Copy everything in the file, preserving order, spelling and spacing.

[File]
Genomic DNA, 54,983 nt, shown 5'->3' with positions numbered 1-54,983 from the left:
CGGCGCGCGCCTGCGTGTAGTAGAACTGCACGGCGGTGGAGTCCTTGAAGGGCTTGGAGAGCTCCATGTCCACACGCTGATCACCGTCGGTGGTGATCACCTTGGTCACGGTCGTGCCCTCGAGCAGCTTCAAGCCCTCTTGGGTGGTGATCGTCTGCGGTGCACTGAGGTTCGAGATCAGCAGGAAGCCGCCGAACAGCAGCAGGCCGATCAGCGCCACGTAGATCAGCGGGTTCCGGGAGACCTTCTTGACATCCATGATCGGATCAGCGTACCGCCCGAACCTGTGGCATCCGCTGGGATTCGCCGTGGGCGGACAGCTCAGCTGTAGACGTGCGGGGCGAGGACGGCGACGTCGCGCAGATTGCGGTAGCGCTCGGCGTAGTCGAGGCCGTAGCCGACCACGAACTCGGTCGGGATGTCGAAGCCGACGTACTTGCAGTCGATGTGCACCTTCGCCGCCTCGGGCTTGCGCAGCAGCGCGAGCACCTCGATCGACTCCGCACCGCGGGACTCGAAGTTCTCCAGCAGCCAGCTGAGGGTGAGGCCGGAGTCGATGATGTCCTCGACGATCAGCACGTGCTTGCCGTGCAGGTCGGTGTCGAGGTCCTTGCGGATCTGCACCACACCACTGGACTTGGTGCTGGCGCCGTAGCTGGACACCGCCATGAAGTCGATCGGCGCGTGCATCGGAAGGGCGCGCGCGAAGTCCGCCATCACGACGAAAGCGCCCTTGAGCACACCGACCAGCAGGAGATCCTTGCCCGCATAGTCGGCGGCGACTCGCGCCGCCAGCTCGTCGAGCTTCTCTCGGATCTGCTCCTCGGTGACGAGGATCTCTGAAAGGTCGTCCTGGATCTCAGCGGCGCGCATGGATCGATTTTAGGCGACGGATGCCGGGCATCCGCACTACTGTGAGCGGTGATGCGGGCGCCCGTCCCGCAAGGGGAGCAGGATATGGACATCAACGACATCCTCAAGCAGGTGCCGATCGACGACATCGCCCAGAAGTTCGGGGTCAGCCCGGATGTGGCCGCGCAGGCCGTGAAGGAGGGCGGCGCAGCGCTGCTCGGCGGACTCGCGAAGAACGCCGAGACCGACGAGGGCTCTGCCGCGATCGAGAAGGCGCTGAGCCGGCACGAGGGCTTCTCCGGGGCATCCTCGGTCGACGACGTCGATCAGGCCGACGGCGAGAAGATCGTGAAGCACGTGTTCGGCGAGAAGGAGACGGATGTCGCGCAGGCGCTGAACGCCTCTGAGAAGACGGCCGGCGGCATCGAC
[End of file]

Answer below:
Genomic DNA, 54,983 nt, shown 5'->3' with positions numbered 1-54,983 from the left:
CGGCGCGCGCCTGCGTGTAGTAGAACTGCACGGCGGTGGAGTCCTTGAAGGGCTTGGAGAGCTCCATGTCCACACGCTGATCACCGTCGGTGGTGATCACCTTGGTCACGGTCGTGCCCTCGAGCAGCTTCAAGCCCTCTTGGGTGGTGATCGTCTGCGGTGCACTGAGGTTCGAGATCAGCAGGAAGCCGCCGAACAGCAGCAGGCCGATCAGCGCCACGTAGATCAGCGGGTTCCGGGAGACCTTCTTGACATCCATGATCGGATCAGCGTACCGCCCGAACCTGTGGCATCCGCTGGGATTCGCCGTGGGCGGACAGCTCAGCTGTAGACGTGCGGGGCGAGGACGGCGACGTCGCGCAGATTGCGGTAGCGCTCGGCGTAGTCGAGGCCGTAGCCGACCACGAACTCGGTCGGGATGTCGAAGCCGACGTACTTGCAGTCGATGTGCACCTTCGCCGCCTCGGGCTTGCGCAGCAGCGCGAGCACCTCGATCGACTCCGCACCGCGGGACTCGAAGTTCTCCAGCAGCCAGCTGAGGGTGAGGCCGGAGTCGATGATGTCCTCGACGATCAGCACGTGCTTGCCGTGCAGGTCGGTGTCGAGGTCCTTGCGGATCTGCACCACACCACTGGACTTGGTGCTGGCGCCGTAGCTGGACACCGCCATGAAGTCGATCGGCGCGTGCATCGGAAGGGCGCGCGCGAAGTCCGCCATCACGACGAAAGCGCCCTTGAGCACACCGACCAGCAGGAGATCCTTGCCCGCATAGTCGGCGGCGACTCGCGCCGCCAGCTCGTCGAGCTTCTCTCGGATCTGCTCCTCGGTGACGAGGATCTCTGAAAGGTCGTCCTGGATCTCAGCGGCGCGCATGGATCGATTTTAGGCGACGGATGCCGGGCATCCGCACTACTGTGAGCGGTGATGCGGGCGCCCGTCCCGCAAGGGGAGCAGGATATGGACATCAACGACATCCTCAAGCAGGTGCCGATCGACGACATCGCCCAGAAGTTCGGGGTCAGCCCGGATGTGGCCGCGCAGGCCGTGAAGGAGGGCGGCGCAGCGCTGCTCGGCGGACTCGCGAAGAACGCCGAGACCGACGAGGGCTCTGCCGCGATCGAGAAGGCGCTGAGCCGGCACGAGGGCTTCTCCGGGGCATCCTCGGTCGACGACGTCGATCAGGCCGACGGCGAGAAGATCGTGAAGCACGTGTTCGGCGAGAAGGAGACGGATGTCGCGCAGGCGCTGAACGCCTCTGAGAAGACGGCCGGCGGCATCGAC